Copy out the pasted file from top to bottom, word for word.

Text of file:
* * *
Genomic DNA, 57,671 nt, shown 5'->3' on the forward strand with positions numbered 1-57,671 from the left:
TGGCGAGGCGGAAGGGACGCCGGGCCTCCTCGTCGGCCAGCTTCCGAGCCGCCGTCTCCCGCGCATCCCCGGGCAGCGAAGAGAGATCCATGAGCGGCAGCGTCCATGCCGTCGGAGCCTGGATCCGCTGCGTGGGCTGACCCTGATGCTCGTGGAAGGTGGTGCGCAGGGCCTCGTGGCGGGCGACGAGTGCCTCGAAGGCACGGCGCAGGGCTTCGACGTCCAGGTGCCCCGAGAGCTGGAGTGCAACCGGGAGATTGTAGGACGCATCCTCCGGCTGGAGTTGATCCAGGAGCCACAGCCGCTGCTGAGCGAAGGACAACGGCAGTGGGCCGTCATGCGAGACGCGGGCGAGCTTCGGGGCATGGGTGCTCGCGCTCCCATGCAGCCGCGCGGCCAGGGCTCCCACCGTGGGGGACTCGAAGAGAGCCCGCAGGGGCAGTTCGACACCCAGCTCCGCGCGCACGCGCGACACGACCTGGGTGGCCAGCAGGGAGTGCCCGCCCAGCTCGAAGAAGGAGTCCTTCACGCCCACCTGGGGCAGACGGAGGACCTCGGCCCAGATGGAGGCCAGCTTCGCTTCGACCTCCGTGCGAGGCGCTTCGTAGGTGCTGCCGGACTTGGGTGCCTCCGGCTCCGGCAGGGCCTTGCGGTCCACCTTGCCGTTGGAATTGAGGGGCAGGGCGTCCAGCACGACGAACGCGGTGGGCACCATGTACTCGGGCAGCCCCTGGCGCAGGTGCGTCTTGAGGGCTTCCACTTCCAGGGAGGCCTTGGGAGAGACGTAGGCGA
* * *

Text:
Genomic DNA, 57,671 nt, shown 5'->3' on the forward strand with positions numbered 1-57,671 from the left:
TGGCGAGGCGGAAGGGACGCCGGGCCTCCTCGTCGGCCAGCTTCCGAGCCGCCGTCTCCCGCGCATCCCCGGGCAGCGAAGAGAGATCCATGAGCGGCAGCGTCCATGCCGTCGGAGCCTGGATCCGCTGCGTGGGCTGACCCTGATGCTCGTGGAAGGTGGTGCGCAGGGCCTCGTGGCGGGCGACGAGTGCCTCGAAGGCACGGCGCAGGGCTTCGACGTCCAGGTGCCCCGAGAGCTGGAGTGCAACCGGGAGATTGTAGGACGCATCCTCCGGCTGGAGTTGATCCAGGAGCCACAGCCGCTGCTGAGCGAAGGACAACGGCAGTGGGCCGTCATGCGAGACGCGGGCGAGCTTCGGGGCATGGGTGCTCGCGCTCCCATGCAGCCGCGCGGCCAGGGCTCCCACCGTGGGGGACTCGAAGAGAGCCCGCAGGGGCAGTTCGACACCCAGCTCCGCGCGCACGCGCGACACGACCTGGGTGGCCAGCAGGGAGTGCCCGCCCAGCTCGAAGAAGGAGTCCTTCACGCCCACCTGGGGCAGACGGAGGACCTCGGCCCAGATGGAGGCCAGCTTCGCTTCGACCTCCGTGCGAGGCGCTTCGTAGGTGCTGCCGGACTTGGGTGCCTCCGGCTCCGGCAGGGCCTTGCGGTCCACCTTGCCGTTGGAATTGAGGGGCAGGGCGTCCAGCACGACGAACGCGGTGGGCACCATGTACTCGGGCAGCCCCTGGCGCAGGTGCGTCTTGAGGGCTTCCACTTCCAGGGAGGCCTTGGGAGAGACGTAGGCGA